State Sen. Bill Jackson took some ribbing last week for telling legislative colleagues that hammers and frying pans kill more people than some guns do.
“More murders were committed last year with hammers than with shotguns, rifles or AK-47s,” Jackson said during a discussion of a mental health bill that the sponsor said would do more to prevent mass shootings than gun control.
Jackson, R-Appling, also mentioned a slaying he read about in which the victim was bludgeoned with a frying pan, Morris News Service’s Walter Jones reported.
Jackson said he didn’t remember where he read the statistic. His point, he said, is that no one is worried about regulating hammers and frying pans.
“If they’re going to take the guns, let’s take the frying pans and the hammers,” he said. “It’s crazy. That frying pan wasn’t going to go and get up out of the kitchen and kill nobody now until that varmint got a hold of it.”
Jackson might have read the statistic from FBI crime reports that show the number of homicides committed annually with hammers and clubs far outnumbers the number committed with rifles. In 2011, more than twice as many people (728) were killed with hands, fists and feet than with rifles (323) such as AR-15s.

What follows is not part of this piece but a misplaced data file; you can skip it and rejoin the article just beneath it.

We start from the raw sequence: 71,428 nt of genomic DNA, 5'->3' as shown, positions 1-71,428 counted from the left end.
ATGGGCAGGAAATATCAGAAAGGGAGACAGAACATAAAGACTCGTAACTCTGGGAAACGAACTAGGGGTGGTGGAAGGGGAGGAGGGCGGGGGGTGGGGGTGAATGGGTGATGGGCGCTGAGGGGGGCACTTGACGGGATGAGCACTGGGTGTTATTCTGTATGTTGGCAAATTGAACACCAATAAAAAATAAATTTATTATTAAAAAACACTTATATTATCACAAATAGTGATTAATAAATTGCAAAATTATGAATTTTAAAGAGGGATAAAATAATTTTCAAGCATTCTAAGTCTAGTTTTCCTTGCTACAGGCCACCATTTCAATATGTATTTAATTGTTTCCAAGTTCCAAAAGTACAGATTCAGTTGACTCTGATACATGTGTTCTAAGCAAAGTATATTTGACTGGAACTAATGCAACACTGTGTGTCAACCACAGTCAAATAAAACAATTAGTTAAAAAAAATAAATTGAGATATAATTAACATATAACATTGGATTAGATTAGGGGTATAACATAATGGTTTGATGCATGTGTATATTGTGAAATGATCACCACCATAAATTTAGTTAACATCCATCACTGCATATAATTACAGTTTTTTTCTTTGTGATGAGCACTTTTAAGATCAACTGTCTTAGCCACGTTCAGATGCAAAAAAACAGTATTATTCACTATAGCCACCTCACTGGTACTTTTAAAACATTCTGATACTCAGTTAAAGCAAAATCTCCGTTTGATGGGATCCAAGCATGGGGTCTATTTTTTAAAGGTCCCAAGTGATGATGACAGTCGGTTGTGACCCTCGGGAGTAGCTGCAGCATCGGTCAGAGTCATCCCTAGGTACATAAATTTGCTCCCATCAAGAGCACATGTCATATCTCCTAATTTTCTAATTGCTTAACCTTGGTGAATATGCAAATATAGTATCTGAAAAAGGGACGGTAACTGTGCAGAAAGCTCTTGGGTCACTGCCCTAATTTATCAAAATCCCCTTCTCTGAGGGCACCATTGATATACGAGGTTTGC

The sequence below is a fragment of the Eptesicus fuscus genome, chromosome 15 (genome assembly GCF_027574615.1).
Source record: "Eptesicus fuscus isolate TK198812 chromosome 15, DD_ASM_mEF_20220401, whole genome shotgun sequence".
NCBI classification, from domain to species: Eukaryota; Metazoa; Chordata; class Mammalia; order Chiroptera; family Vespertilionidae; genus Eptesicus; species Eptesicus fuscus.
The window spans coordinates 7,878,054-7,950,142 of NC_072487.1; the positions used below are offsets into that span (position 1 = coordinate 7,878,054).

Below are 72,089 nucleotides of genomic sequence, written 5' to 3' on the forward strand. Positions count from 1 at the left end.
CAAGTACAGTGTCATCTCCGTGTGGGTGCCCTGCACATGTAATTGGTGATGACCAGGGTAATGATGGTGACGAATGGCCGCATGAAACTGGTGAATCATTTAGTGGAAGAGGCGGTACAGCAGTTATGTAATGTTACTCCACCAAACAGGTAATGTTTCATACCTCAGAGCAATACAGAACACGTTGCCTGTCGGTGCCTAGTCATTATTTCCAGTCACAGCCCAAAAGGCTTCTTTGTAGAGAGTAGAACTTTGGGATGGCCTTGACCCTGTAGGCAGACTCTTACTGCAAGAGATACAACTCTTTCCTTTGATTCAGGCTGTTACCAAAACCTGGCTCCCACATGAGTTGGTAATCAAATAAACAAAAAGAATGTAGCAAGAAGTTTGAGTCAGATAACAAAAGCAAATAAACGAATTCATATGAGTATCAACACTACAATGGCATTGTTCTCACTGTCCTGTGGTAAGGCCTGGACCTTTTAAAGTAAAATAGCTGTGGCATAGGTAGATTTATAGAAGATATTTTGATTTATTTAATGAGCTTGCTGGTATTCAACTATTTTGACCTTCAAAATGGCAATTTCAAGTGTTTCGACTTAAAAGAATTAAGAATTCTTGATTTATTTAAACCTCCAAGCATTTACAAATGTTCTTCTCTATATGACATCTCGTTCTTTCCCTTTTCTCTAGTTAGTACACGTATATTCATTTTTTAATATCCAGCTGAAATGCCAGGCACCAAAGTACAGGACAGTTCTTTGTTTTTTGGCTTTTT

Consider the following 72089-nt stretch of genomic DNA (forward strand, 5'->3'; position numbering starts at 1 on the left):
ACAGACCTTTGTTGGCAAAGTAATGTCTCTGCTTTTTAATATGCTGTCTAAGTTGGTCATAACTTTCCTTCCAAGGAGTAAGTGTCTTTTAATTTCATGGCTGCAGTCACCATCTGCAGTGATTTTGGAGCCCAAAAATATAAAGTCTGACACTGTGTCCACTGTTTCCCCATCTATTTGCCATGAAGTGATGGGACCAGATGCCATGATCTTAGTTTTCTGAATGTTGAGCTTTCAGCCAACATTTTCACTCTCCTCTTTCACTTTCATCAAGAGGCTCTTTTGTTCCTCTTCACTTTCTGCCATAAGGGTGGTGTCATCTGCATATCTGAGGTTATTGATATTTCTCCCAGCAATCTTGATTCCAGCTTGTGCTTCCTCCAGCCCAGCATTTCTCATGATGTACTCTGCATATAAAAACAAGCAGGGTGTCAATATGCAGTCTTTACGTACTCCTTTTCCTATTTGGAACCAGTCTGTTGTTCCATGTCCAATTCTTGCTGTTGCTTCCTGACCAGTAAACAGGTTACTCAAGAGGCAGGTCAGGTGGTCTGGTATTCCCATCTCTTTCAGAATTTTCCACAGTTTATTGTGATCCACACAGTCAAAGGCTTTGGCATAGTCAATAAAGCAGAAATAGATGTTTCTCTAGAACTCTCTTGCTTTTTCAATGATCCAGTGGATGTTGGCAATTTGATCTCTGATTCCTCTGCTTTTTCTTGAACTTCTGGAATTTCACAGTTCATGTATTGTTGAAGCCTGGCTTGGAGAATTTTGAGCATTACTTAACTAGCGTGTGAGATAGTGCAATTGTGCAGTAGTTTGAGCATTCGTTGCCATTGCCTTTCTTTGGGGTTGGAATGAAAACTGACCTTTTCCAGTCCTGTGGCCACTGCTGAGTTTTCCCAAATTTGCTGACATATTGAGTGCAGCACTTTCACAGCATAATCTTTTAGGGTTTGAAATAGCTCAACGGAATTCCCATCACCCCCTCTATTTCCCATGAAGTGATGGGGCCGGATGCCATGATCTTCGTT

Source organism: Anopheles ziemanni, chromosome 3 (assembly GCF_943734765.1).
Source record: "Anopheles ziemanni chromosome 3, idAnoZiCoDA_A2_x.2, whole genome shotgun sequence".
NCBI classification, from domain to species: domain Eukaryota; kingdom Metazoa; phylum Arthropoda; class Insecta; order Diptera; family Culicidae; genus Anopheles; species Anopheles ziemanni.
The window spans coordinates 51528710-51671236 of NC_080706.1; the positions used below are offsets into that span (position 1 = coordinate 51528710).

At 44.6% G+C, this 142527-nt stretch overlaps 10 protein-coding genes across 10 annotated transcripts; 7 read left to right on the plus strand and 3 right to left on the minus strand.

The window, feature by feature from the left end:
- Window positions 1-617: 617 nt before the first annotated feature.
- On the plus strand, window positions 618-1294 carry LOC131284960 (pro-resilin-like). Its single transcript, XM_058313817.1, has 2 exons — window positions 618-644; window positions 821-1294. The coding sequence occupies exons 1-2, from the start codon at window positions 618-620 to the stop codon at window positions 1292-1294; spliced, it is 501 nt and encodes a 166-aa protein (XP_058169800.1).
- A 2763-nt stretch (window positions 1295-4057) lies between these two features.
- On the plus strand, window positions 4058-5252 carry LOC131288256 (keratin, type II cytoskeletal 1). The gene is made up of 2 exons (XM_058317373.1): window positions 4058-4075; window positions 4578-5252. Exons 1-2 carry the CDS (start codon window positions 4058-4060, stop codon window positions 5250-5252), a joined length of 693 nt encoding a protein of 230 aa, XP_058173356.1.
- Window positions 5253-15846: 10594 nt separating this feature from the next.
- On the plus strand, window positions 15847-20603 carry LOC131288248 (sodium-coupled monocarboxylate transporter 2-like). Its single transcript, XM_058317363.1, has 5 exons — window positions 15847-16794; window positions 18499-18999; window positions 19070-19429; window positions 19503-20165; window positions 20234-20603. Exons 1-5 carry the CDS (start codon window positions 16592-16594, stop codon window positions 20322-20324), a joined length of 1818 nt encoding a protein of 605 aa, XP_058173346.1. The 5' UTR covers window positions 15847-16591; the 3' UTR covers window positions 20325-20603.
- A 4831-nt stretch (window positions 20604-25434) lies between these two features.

Just last week, an Augusta man who beat his former girlfriend with a baseball bat was sentenced to seven years in prison. And who could forget the man arrested awhile back after hitting his wife in the head with a hammer because she drank their last can of beer?
OUT OF THE FRYING PAN INTO THE GRAVE: Jezebel.com predicts “It’s Only a Matter of Time Before You’re Involved in a Frying Pan Attack,” a prediction based on cases such as a woman accused of hitting a Covington, Va., dry cleaner owner with a frying pan and stealing money from the cash register.
Blogger Anna North also wrote about a New Jersey woman accused of hitting a 9-year-old boy with a frying pan after he dropped a bagel and her dog ate it. A woman in Naples, Fla., was accused of attacking her boyfriend with a pan because he wouldn’t let her use his razors. And a North Carolina man was accused of hitting his housemate with a frying pan after she tried to move out using his luggage. (She also allegedly threw grape jelly at his head.)